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"THE LIBERTINE"
(2005) (Johnny Depp, Samantha Morton) (R)

Alcohol/
Drugs
Blood/Gore Disrespectful/
Bad Attitude
Frightening/
Tense Scenes
Guns/
Weapons
Heavy Moderate Heavy Minor Moderate
Imitative
Behavior
Jump
Scenes
Music
(Scary/Tense)
Music
(Inappropriate)
Profanity
Mild Moderate None None Extreme
Sex/
Nudity
Smoking Tense Family
Scenes
Topics To
Talk About
Violence
Extreme Minor Heavy Moderate Heavy


QUICK TAKE:
Drama: After being reinstated from banishment by the new king, a 17th century poet and courtier returns to his former ways of debauchery when he becomes the mentor and lover of a struggling actress.
PLOT:
It's 1660 and the beginning of the period known as the Restoration has begun with the ascension of King Charles II (JOHN MALKOVICH) to the throne. Accordingly, court poet and courtier John Wilmot, the 2nd Earl of Rochester (JOHNNY DEPP), has had his one-year banishment absolved. Known for his outrageous and bawdy satire as well as having previously kidnapped Elizabeth Malet (ROSAMUND PIKE) who later became his wife, John quickly returns to his old ways.

While not discussing libidinous issues with friends and fellow writers Sir George Etherege (TOM HOLLANDER) and Charles Sackville (JOHNNY VEGAS) or enjoying the company of his prostitute friend Jane (KELLY REILLY), John takes in a servant, Alcock (RICHARD COYLE), and begins penning a performance for the King who doesn't realize it will be about him. But he's most taken with young Elizabeth Barry (SAMANTHA MORTON), a struggling actress who he decides to take under his wing and both mentor and seduce.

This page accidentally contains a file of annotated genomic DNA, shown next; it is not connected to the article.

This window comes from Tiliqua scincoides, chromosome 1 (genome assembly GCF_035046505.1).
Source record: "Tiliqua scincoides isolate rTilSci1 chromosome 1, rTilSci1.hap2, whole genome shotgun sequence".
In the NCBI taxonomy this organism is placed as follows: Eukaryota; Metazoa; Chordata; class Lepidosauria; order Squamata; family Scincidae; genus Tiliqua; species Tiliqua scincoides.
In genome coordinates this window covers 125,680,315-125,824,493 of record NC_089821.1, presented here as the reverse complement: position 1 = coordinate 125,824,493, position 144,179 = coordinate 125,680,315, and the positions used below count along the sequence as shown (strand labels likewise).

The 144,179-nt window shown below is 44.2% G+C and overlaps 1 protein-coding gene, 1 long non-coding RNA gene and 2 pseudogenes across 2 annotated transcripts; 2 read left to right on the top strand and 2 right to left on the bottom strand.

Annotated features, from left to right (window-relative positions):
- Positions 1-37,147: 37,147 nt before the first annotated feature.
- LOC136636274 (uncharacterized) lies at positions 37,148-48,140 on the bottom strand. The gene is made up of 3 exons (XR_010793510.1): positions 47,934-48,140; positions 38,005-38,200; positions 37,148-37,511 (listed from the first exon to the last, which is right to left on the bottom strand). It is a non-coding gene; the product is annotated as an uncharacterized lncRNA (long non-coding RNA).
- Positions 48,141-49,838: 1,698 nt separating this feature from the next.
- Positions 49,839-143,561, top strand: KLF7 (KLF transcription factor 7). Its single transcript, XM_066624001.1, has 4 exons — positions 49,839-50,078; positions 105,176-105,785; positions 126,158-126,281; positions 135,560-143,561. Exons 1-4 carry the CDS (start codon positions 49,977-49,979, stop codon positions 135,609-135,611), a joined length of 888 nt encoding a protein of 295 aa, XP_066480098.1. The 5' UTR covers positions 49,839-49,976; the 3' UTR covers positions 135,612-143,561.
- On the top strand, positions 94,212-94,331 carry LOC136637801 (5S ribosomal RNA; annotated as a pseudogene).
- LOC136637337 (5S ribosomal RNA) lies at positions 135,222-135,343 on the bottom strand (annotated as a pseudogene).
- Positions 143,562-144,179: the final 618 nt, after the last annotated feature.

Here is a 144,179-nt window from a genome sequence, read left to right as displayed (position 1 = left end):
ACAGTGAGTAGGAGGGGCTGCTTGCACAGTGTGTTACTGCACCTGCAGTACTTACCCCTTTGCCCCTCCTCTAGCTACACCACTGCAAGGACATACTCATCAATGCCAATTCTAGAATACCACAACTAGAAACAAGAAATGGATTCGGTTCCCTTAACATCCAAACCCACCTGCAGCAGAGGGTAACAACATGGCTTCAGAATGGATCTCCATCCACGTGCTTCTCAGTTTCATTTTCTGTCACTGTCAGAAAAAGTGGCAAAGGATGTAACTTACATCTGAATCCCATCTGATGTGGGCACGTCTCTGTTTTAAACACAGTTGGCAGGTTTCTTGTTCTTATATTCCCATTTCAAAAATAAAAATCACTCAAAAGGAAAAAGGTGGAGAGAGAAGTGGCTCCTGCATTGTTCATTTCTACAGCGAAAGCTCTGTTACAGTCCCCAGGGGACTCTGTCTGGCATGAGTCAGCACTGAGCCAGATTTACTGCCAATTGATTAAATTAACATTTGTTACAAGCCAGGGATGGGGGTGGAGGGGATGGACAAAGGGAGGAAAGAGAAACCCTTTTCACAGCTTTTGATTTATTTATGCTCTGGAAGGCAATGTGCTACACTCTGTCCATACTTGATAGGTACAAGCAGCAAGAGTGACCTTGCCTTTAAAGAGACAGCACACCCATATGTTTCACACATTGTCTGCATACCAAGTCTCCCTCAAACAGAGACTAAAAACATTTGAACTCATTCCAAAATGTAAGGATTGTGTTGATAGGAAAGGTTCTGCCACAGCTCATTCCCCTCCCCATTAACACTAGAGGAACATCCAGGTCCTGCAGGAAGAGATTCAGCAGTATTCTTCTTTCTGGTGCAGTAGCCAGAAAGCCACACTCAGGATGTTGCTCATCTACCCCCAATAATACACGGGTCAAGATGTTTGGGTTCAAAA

Although his mother (FRANCESCA ANNIS) doesn't look highly upon his behavior, neither that nor anything else stymies him. Yet, as he juggles the various women in his life and continues his life of debauchery and drink, his very lifestyle begins to lead him down the path toward self-destruction.

WILL KIDS WANT TO SEE IT?
Unless they're fans of someone in the cast or are interested in the historical aspects of the story, it doesn't seem too likely.
WHY THE MPAA RATED IT: R
For strong sexuality including dialogue, violence and language.
CAST AS ROLE MODELS:
  • JOHNNY DEPP plays the poet and courtier who's returned to his place of prominence by the King. He's an unlikable sort and knows it, has two lovers besides his wife, uses strong profanity, drinks a lot, and becomes Elizabeth's theatrical mentor.
  • SAMANTHA MORTON plays the young actress who grows from an insecure to accomplished performer under his tutelage. She also becomes his lover and uses some strong profanity.
  • JOHN MALKOVICH plays the King who reverses John's banishment in hopes of that helping restore his liberal arts program, but is upset when he becomes the target of the writer's work.
  • ROSAMUND PIKE plays John's wife who he kidnapped before their marriage and must put up with his adulterous ways and other behavior.
  • TOM HOLLANDER plays John's close friend and fellow writer who's part of their inner circle of debauchery.
  • JOHNNY VEGAS plays their other friend who joins them in their libidinous frivolity. He uses strong profanity.
  • KELLY REILLY plays John's favorite prostitute.
  • RICHARD COYLE plays the servant that John saves from another man.
  • FRANCESCA ANNIS plays John's mother with whom he doesn't share the best relationship.
  • CAST, CREW, & TECHNICAL INFO

    HOW OTHERS RATED THIS MOVIE


    Curious if this title is entertaining, any good, and/or has any artistic merit?
    Then read OUR TAKE of this film.


    (Note: The "Our Take" review of this title examines the film's artistic merits and does not take into account any of the possibly objectionable material listed below).


    OUR WORD TO PARENTS: